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  Book review

Visits and Customs: The Visit 
to the Tomb of the Prophet Hud

by Shaikh Abd al-Qadir Muhammad al-Sabban

Translated and edited by Linda Boxberger and ’Awad Abdelrahim Abu Hulayqa. American Institute for Yemeni Studies (PO Box 311, Ardmore PA 19003-0311, USA), 1998. Illus. Notes. Bibliog. Pb. $10. ISBN 1-882557-06-09.

Doreen and Harold Ingrams identify the Prophet Hud with Eber or Heber in Genesis. This, I assume, was done by comparing the genealogical tables in commentaries on the Qur’an with the Old Testament, and the eleventh Sura of the Qur’an carries his name. He is referred to as a prophet sent down to guide the race of ‘Ad, who were destroyed by a ‘roaring wind’ upon refusal to obey him. Although the ‘Adites are generally reckoned by scholars to have been a Southern Arabian people, the tomb of Hud in Hadhramaut (usually identified in Arabic literature with the land of ‘al-Ahqaf’ or the ‘winnowing sands’) has a number of rival sites as distant as Makkah and Damascus.

In ancient times, when Hadhramaut was a prosperous region due to the caravan trade between the East and West, an important suq or market fair was held there at an appropriate time to coincide with the arrival of these caravans, after the fashion of the suq of ’Okaz near Makkah, during which general peace was observed to facilitate commercial and social exchange. Scholars have found it difficult to determine precisely when this took place as no contemporary or sufficiently early references exist, but the timing of the present-day ziyara held during the lunar Islamic month of Sha’ban (also known locally as the month of Hud) is generally deemed to be a 10th Hijri century/15th century A.D. Sufi innovation started by Abdullah Abu Bakr al-’Aidrous, with the date for the ziyara being fixed by Shaikh Abu Bakr bin Salim. Its proceedings are brought to an end on the fifteenth of Sha’ban, the previous night of which is generally recognised in lands with strong Sufi traditions to be one of great merit, when people visit graves and pray for the souls of the departed. In Hadhramaut, a land well-known for its numerous awliya (lit. ‘Friends of God’), the fervour with which this event is observed and celebrated may best be imagined. The late Shaikh Abd al-Qadir al-Sabban’s efforts to preserve for posterity several aspects of Hadhrami history, heritage, culture and traditions, many of which are fast disappearing, have been known and appreciated, particularly amongst Hadhrami circles for a number of years. Thirty-six of his 58 studies and articles have been published so far, including the work under review.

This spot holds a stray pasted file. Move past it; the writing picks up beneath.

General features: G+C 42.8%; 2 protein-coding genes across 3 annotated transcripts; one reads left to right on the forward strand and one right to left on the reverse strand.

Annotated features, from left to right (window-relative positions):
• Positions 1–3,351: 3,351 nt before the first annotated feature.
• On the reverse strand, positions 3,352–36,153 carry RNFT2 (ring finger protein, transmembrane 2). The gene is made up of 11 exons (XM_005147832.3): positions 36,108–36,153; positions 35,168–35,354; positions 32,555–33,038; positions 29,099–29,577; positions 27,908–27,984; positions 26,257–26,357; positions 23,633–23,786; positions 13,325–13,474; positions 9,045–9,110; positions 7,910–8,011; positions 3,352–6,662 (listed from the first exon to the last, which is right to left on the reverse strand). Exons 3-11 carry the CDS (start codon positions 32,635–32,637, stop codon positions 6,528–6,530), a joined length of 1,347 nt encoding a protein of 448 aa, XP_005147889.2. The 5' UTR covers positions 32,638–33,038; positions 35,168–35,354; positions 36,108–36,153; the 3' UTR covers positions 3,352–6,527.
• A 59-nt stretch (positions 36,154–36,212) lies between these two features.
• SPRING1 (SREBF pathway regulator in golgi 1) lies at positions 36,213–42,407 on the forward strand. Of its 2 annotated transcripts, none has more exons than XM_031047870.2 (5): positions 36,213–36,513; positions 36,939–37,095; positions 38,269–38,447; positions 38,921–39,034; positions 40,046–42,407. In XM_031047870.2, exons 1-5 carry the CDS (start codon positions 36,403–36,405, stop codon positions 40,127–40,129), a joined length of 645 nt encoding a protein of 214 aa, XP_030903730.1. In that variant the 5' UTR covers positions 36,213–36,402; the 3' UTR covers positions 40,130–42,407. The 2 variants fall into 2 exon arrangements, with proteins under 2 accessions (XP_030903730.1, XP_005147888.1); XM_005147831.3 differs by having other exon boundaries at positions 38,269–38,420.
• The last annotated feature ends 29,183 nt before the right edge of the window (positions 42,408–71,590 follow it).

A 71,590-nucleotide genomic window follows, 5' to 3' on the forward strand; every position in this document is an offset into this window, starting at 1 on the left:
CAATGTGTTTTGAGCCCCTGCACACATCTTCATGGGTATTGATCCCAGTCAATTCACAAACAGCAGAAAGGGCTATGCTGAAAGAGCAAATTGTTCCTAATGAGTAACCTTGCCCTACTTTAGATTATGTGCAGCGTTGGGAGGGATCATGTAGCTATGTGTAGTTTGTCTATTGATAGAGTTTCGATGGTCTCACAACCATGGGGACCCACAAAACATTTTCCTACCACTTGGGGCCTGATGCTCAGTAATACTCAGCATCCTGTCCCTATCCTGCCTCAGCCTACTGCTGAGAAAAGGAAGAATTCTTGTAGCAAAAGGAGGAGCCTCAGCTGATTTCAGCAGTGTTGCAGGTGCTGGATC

In keeping with the author’s traditional academic background, he presents all that he was able to collect on the subject in what may best be described as the encyclopaedic manner, especially so in the two earlier sections in which he attempts to establish a precise location and an historical framework for the tomb; he finds, however, even the great Yemeni geographer al-Hamdani (died 333 H./945 A.D.) of little help, with the latter’s description of ‘red sand-dunes’ adding to the confusion. In this connection it gives me pleasure to acknowledge the help which I have received from Jim Ellis, the last Resident Adviser and British Agent in Hadhramaut, who spent several years on the fringes of the ‘Empty Quarter’. He considered it unlikely that the site had changed, but pointed out that although pale brown and light coloured sands could be found in Wadi Hadhramaut, the only places where ‘red sands’ were to be found were either well north of the present site and into the ‘Empty Quarter’, or in the equally distant Ramlat al-Sabatain.

Shaikh Abd al-Qadir reserves the third and ultimate section of his book for recording his personal observations and experiences of the ziyara. Despite the methodology of his presentation, which includes references to such names as Ibn ‘Abbas, Ibn Sa’ad, Ibn Katheer, Ibn Habeeb, al-Mas'udi, Yaqut, al-Qazweeni, al-Hamdan, al-Qalaqashandi and Ibn Battuta, the book could hardly be termed voluminous, given that so little has been written about this distant backwater of the world; any formal records seem not to have withstood the elemental or political ravages of time! Besides, most of what has come down is often of an imprecise and fantastic nature, recorded on the basis of hearsay and passed on from one generation of writers to another, located at distant centres of culture and learning.

The Arabic text merely occupies some forty-five pages of bold print with another nineteen pages allocated to notes, a bibliography, five photographs and a rare master-plan and cross section of the site drawn by J-E Breton and C. Darles in 1980. The accompanying translation into English by Linda Boxberger and ‘Awad Abu Hulayqa occupies another forty-four pages, with an additional translator’s introduction by the former, and they, too, richly deserve praise for the courage with which they have dedicated a part of their youth to scholarship associated with such a poorly known region of the world. It should be mentioned here that, perhaps in their effort to make their translation readable, they have occasionally taken liberties which reflect on the tone and even the meaning of the text and are therefore likely to offend the purist.

Any defects notwithstanding, this little book, which appears to be the only comprehensive study of its type, is worth its weight in gold and hats off to the American Institute for Yemeni Studies for making it available for the benefit of readers in Arabic and English.